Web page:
Anton P. Chehov: The Bear - A ten-scene jest for a jazz quartet and an actor


During the first scene of the performance, it is the musical instruments that define the characters - saxophone as Elena Ivanova Popova and bass guitar as the servant Luca - , and they start a dialogue based of Chehov's text. Every instrument takes on the integral text of its respective character, transforming it into music with which it communicates. Elena Ivanova Popova is a widow "who has buries herself within the walls of her house, who has been mourning her husband for four months, while her servant - old man Luca - keeps telling her to take off her mourning clothes 'since beauty does not last forever and she is young and beautiful, blood and milk' ". Someone is at the door and Luca, the bass guitar, leaves. In the second scene Elena, the saxophone, stays alone and speaks - plays - a monologue of her loneliness, sorrow and her husband's infidelity. The third scene shows Luca returning and telling her "that a cursing forest spirit demands to see her ", but Elena declines. In the fourth scene, an actor as Gregory S. Smirnoff comes on stage, bringing in the elements of theatre. The actor has a dialogue with his imaginary acting partners, Chechov's characters, actually played by the saxophone and the bass guitar.

Smirnoff comes to collect the money that "Elena's deceased husband owed for the oat he purchased form him" and which he urgently needed.

Elena is "not able to pay him the money owed, because the bookkeeper is not at home" and leaves, insulted by Smirnoff's rudeness. In the fifth, sixth and seventh scene, Smirnoff "angry, and even uneasy" remains alone in the room while waiting to receive his money and a violin plays a melody, symbolic of the emerging romantic feelings between him and Elena. The final three scenes show the conflict developing between Smirnoff and Elena, which comes to a happy ending, while the sound of the drums comments on the situation, the personalities of the two characters and their relationship. In this manner the musical instruments play the roles of Chechov's characters with music and become actors, while the actors become instruments with their acting.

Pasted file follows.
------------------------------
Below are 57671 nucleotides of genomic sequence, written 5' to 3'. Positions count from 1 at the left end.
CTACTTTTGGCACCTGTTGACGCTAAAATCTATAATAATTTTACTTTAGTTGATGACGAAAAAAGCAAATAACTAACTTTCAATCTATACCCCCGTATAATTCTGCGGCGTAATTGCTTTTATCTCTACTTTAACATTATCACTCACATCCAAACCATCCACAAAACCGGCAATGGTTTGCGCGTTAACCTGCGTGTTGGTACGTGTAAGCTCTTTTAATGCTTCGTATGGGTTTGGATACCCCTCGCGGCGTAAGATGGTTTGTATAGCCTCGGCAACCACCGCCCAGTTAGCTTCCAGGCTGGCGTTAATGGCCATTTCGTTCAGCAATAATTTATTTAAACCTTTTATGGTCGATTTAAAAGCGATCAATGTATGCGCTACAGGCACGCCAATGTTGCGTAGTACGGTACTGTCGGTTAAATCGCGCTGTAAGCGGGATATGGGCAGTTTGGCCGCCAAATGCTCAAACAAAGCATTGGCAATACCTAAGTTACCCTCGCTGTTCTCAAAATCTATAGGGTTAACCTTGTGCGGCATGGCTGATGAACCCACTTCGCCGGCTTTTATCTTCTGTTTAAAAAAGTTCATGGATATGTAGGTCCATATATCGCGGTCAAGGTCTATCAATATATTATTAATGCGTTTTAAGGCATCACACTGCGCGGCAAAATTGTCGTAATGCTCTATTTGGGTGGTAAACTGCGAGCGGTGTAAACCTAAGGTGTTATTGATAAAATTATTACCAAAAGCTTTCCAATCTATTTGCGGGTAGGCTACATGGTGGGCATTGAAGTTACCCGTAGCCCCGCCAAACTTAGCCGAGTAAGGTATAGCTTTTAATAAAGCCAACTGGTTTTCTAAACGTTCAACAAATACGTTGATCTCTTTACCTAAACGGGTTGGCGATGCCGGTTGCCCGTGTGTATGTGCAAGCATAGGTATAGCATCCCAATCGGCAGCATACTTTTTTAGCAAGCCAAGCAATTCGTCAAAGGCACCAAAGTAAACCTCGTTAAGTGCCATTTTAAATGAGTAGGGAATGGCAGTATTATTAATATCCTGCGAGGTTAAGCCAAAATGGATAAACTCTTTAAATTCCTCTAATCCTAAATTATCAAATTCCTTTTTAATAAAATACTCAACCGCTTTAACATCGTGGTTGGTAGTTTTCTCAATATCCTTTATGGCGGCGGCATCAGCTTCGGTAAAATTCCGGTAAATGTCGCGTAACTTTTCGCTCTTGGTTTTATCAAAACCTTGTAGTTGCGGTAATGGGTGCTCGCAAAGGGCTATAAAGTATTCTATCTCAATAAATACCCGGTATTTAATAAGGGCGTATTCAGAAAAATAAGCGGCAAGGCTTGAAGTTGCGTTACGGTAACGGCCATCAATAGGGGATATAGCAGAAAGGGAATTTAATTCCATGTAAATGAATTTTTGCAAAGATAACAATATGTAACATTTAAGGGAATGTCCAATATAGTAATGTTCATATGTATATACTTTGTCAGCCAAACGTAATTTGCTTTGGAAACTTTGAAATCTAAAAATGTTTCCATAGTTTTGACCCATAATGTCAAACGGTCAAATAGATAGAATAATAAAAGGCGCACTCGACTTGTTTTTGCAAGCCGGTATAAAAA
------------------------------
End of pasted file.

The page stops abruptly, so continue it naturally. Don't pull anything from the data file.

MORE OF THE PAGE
By intertwining and merging of these two kinds of artistic expression - music and acting, the theatrical illusion gains an audacious, peculiar and unusually interesting dimension. It is a continuation of the quest for new artistic dimensions...

: : Zijah A. Sokolovic


Grigorie Stepanovich Smirnoff - cast: Zijah A. Sokolovic

Elena Ivanova Popova - Saxophone: Primoz Simoncic

Servant Luca - bass guitar: Iztok Vladimir

Violin - Jelena Zdrale

Drums - Marjan Stancic

Director - Zijah A. Sokolovic



       ... He will continue his conversation with the individual members of the orchestra, with a volcanic energy and vitality, particular to a few very talented drama actors. His sometimes blind struggle and out-voicing the musical dialogue deceives, charms and shocks... (Vjesnik, Zagreb)

... Does the bear understand what the saxophone is telling him? I think he does, because here we find a true synthesis of interesting music combined with exceptional dramaturgical acting talent ... (Mladina, Ljubljana)

... The theatrical and musical enjoyment allows us, at least for a moment, to become detached from what is considered an artistic province ... (Glas Istre, Pula)

... The impossible becomes possible ... (Slovenska panorama, Ljubljana)

... "Lolita" and Zijah A. Sokolovic deserve our full attention and understanding, because once again they embark on an artistic quest, instead of remaining stuck in the "déja vu" ... (Delo, Ljubljana)

... It is about a truly fascinating and convincing combination of acting poring over into music and musical instruments voicing words ... (Vecer, Maribor)

... A Jazz Bear ... (Razgledi, Ljubljana)

... A theatrical gem ... (Novi List, Rijeka)